One week before the season ends, a 5-year-old heart patient glides onto the rink at Northwoods Ice Center, hockey stick in hand, to take aim at his favorite goaltender.
From 22 feet away, Trevor Duquette slaps a puck past Spencer Martin of the San Antonio Rampage and into the net. The boy lifts his arms in triumph: “Goal!”
On the ice, a smattering of Rampage players applaud and offer encouragement to Duquette, an athletic boy who stands 41 inches tall and rarely misses a team practice. Off the ice, looking over the boards, Trevor’s parents, Bobby and Kristin Duquette, beam with pride and gratitude.
Their only child has recovered from his third heart operation faster than expected and defied a daunting prognosis. After discovering a defect in Trevor’s heart, doctors told Bobby, 29, and Kristin, 26, their son would never play sports. He would not even have the energy to skate.
But look at him now, moving effortlessly across the ice, slapping shots into the net, mixing it up with his heroes after practice. “He loves it,” Kristin said.
Trevor has become an adopted son, of sorts, for the Rampage, a favorite fan of the players who have formed a unique bond with him. The only child of Rampage season ticket holders, Trevor attends home games, greets the players with fist bumps after workouts and joins them, occasionally, for a post-practice skate.
What 5-year-old asks mom and dad to go to the ice rink so he can play with pro hockey players? What fan receives a get-well card signed by each member of a hockey team delivered directly to his hospital room after heart surgery?
“Trevor considers them his best friends,” Kristin said. “They’ve been great to him all season.”
When Kristin was five months pregnant, doctors discovered the fetus in her womb had a defect known as “double inlet left ventricle,” a condition in which one chamber of Trevor’s heart did not pump enough blood. Trevor underwent his first surgery when he was one month old. A second operation followed five months later, and a third procedure was performed on Jan. 20.
On Jan. 21, Martin made his first NHL start with the Colorado Avalanche. In front of several family members and friends, Martin recorded 27 saves in a 3-2 overtime loss to the San Jose Sharks. His performance would generate headlines in the local paper. Thirty minutes after the game, Martin texted Kristin.
“He wanted to make sure Trevor was doing well,” Kristin said.
Surgeons grafted a tube on the outside of Trevor’s heart to redirect the flow of blood to his body. The operation was a success. Doctors, his parents say, have cleared him to resume skating with the Rampage. “He’s been skating since he could walk,” Bobby said.
A Detroit native, Bobby introduced Trevor to ice hockey at the age of 2. “He fell in love with it,” Bobby said. “He doesn’t like any other sports.”
While stationed at Lackland Air Force Base, Bobby became a Rampage season ticket holder. When his military contract ended and he was honorably discharged, he continued taking Kristin and Trevor to games. Soon, they began driving Trevor to morning practices, which conveniently ended before Bobby went to work as a closing shift manager of a pizza chain.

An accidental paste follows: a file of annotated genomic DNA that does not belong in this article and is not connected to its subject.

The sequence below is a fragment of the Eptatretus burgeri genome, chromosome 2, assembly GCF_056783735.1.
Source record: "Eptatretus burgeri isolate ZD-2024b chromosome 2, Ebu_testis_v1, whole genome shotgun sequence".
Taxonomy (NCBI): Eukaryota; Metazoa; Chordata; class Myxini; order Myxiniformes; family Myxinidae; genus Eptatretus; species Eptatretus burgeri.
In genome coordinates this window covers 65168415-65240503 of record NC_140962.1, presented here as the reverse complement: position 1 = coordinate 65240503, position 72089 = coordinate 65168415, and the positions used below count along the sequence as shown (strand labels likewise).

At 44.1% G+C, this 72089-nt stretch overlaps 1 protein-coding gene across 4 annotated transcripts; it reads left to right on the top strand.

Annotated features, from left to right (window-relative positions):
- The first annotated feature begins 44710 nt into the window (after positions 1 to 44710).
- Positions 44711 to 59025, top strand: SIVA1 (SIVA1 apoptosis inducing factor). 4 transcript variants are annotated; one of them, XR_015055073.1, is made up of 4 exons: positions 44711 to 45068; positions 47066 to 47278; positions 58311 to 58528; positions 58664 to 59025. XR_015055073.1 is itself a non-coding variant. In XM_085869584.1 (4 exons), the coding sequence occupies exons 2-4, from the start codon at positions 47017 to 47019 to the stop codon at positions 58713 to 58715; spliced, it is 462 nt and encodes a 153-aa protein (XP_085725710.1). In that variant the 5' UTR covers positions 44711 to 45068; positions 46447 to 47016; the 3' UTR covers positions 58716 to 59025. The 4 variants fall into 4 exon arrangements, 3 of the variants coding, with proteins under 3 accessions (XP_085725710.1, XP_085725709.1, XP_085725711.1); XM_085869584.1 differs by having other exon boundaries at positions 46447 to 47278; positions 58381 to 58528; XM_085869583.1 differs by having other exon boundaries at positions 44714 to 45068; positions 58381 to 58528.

Trevor would climb on a chair to watch over the boards. He befriended players. Before long, he was invited onto the ice. Right wing Rocco Grimaldi made a special connection. The player who finished the season tied for third in the American Hockey League with 31 goals gave his hockey stick to Trevor. Bobby cut the stick down, and Trevor began taking it everywhere: to practice, to games, and to bed.
“It’s like another limb,” Kristin said.
Martin created his own bond. He donned his full goaltending gear and asked Trevor to slap some shots into the net. Martin allowed one puck after another to slide through his legs. For Martin, who stands 6-foot-2 and weighs 190 pounds, watching Trevor score was like watching a child opening a gift on Christmas.
“It’s a joy to see him learning the basics and shooting at a goalie who is a lot bigger than him,” Martin said. “You can’t help but love to be out there with him. He’s come a long way. If you look at how he’s playing with the puck from the beginning of the year to the end of the year, you can see he’s a lot better. You just want to be there all day with him.”
The ice rink is Trevor’s favorite playground. After a recent practice, he put on his black helmet, donned his black pads, laced up his black skates, and jumped into action. He shot pucks into the net, skated with A.J. Greer, who was recently named “AHL Man of the Year,” and let Grimaldi playfully drag him across the ice.
“For him to be able to do this,” Bobby said, “is unbelievable.”
The pleasure belongs to the players. “Any time any one of us can go out there and make someone happy, it’s an honor,” Grimaldi said. “It’s fun to watch him. I started when I was 4 years old. I know how it is to be that age and try to pick things up. It’s great to see how well he’s already doing. He’ll only get better from here.”
Trevor is a bit winded when he steps off the ice – winded but excited. He wants to catch his breath for a moment and return to the ice but the players are heading to the locker room. As Trevor removes his skates and pads, he takes a question from a reporter.
Who’s your favorite player?
“Sam Jardine,” he said. “And Spencer Martin.”
He also says he likes Rocco Grimaldi. Why?
“I like the stick a whole bunch,” Trevor said. “He gave it to me.”
The interview ends because Trevor has work to do. Outside the ice rink, he grabs his stick, the one with the rainbow-colored blade, and sends a puck flying.